Best Dragon Seafood Cuisine boasts tanks of gargantuan lobsters, fresh dim sum, an eclectic melange of menu items from all over China and a host of amiable staff. Formerly called Lee Beef Seafood Restaurant, this Vaughan establishment has been operating under its new owner for over three years now. It seems to be working out just fine for them.
I prefer to frequent this spot for their piping hot dim sum cart service on the weekends, though dim sum is always available to order, just make sure you ask for the menu. This particular evening we opted for the conventional fare, ordering a tame assortment of À La Carte options.
As we rolled in on a damp, windy and altogether dismal Toronto night it was imperative that we start the meal off with the soothing warmth of Shrimp Wonton Soup (s$3.25 m$8.99). The broth was slightly under salted but the wontons were bite-size, dense little dumplings with sweet shrimp. The soup was accented with slices of carrot, snow peas and ginger as well as tender chicken. We were hungry and cold. This dish made us feel warm and welcome.
As a second appetizer, we opted for their Moo Shui Pork (served with 8 pancakes) for $11.99. A classic American-Chinese favourite, the sweet, but somewhat underwhelming moo shoo filling of pork, cabbage, Chinese black fungus and egg was balanced nicely by the salty blast of hoisin sauce on the light and fresh pancakes.
Our mains consisted of a trio of Lemon Chicken ($12.99), Sizzling Diced Beef Tenderloin with Cashew Nuts in Honey Pepper Sauce ($13.99) and Shanghai Style Fried Noodles with pork & shrimp ($11.99). Simply listing these three dishes in succession makes me feel like I'm about as adventurous an eater as that kid in elementary school who only ate peanut butter sandwiches for the first six years of his life, until he graduated to pizza; Oooooo. I was, however, with a particular crowd, and everything was eminently edible.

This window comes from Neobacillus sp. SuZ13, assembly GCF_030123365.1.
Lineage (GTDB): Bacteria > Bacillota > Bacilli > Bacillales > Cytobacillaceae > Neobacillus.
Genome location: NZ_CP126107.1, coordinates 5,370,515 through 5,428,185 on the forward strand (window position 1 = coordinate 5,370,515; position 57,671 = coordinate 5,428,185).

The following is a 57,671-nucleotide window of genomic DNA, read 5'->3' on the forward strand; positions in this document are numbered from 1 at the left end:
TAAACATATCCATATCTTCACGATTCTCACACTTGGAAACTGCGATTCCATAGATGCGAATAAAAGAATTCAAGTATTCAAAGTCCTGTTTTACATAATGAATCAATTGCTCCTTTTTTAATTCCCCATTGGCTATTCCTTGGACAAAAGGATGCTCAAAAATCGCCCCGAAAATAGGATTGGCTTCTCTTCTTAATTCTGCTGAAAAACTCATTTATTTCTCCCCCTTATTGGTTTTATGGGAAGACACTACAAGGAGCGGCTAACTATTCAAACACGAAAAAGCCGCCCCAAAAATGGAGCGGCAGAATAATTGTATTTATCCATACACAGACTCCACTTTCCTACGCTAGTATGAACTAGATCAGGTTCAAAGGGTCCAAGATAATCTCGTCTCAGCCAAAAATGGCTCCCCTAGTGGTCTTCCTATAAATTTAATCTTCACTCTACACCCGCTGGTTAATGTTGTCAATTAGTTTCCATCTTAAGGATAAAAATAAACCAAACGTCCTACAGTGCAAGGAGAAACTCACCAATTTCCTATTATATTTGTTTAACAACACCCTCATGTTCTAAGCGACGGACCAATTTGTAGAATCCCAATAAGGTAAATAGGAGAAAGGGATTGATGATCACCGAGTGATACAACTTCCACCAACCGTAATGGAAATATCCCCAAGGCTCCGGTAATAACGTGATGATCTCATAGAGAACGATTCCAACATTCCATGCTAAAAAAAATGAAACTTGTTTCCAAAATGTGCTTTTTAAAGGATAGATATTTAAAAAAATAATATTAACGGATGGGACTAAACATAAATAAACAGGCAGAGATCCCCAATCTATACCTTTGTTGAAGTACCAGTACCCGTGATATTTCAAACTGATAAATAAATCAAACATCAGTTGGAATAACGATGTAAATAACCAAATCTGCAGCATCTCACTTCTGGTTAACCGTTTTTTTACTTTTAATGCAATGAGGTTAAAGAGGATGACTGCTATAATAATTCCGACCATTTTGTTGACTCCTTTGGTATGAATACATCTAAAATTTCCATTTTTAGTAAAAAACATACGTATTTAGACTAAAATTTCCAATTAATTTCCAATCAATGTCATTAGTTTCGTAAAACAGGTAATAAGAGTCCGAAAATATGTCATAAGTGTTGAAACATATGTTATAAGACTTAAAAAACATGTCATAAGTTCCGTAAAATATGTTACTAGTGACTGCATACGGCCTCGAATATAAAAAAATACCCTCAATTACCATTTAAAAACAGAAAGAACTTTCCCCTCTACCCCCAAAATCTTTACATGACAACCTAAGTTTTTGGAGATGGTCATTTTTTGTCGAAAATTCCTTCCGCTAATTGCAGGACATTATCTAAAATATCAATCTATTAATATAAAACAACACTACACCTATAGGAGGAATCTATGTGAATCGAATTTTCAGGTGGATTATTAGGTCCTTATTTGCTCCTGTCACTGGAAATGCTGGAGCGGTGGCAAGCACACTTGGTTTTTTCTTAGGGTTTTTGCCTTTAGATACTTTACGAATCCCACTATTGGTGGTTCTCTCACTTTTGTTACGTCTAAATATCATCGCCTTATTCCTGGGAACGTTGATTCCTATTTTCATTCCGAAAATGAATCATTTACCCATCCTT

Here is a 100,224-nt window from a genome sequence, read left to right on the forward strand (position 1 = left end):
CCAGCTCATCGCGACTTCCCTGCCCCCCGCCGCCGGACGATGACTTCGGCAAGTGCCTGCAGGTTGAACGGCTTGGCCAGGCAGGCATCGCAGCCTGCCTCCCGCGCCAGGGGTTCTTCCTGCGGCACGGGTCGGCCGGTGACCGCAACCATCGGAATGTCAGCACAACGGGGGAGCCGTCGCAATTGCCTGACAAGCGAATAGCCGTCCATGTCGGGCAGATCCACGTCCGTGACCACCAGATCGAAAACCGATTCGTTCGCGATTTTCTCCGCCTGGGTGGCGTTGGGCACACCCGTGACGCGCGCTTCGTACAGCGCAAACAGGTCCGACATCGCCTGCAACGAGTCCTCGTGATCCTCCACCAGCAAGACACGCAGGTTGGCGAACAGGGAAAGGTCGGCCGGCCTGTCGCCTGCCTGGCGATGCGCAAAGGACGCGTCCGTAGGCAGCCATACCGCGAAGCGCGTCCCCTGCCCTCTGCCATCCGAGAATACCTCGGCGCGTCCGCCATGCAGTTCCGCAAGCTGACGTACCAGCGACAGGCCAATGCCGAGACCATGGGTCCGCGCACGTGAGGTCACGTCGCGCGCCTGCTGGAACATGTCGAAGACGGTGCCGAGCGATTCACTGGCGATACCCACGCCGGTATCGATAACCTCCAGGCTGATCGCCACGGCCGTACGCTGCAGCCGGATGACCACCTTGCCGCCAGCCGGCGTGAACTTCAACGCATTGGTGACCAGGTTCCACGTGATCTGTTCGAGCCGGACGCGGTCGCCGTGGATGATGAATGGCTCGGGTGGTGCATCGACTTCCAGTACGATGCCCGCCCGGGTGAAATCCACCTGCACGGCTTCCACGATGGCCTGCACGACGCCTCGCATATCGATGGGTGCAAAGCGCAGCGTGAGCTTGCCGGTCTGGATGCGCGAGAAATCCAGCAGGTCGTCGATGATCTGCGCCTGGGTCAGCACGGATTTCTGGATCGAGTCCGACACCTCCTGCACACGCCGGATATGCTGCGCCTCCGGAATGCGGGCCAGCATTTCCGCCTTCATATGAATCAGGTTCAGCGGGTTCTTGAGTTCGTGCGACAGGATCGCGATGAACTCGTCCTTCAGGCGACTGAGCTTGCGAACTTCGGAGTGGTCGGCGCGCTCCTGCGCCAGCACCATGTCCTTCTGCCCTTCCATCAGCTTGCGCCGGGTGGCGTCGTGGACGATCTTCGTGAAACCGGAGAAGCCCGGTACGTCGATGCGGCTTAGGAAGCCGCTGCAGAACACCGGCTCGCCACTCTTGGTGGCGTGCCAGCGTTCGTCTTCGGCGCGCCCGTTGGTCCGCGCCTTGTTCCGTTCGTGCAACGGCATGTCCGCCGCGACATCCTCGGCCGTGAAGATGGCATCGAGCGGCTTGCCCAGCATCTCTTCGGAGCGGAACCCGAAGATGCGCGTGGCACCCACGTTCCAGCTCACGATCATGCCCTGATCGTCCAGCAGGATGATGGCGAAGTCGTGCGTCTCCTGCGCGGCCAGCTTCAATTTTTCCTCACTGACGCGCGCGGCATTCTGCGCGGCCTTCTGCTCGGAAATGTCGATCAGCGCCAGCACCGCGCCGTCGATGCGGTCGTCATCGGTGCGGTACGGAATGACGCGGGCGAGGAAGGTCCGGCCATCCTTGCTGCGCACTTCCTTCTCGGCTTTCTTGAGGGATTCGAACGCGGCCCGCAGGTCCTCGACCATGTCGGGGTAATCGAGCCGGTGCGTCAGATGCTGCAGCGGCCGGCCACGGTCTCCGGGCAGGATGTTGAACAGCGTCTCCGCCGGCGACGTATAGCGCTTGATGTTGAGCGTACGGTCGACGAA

Rather than being drenched in gooey, soggying lemon topping, our Lemon Chicken was fried crispy on the outside and juicy on the inside. Some essentially decorative slices of real lemon and a bowl of sauce on the side allowed us to ration out our desired levels of the sweet and tangy condiment.
Our beef dish was the overall favourite for everyone. Served on a scorching hot skillet, the waves of fragrant honeyed beef with peppery notes gave us all a visceral foreshadowing of what was simply put, delicious. The beef was tender and the sticky sauce clung to the bottom of the skillet and to delightfully charred areas of skin on the peppers and onions while the cashews added a welcome richness and crunch.
The thick, oily and soft Shanghai noodles were a great accompaniment to the crispy, crunchy and meaty textures of our other mains. Try dribbling, or dolloping some chili oil on top of your portion for a perfect addition of spice.
The meal comes to a close with light and crumbly almond cookies with a hunt of zest that cleanses the palate quite nicely. Fortune cookie for good tidings; I think mine said I'd be back again soon!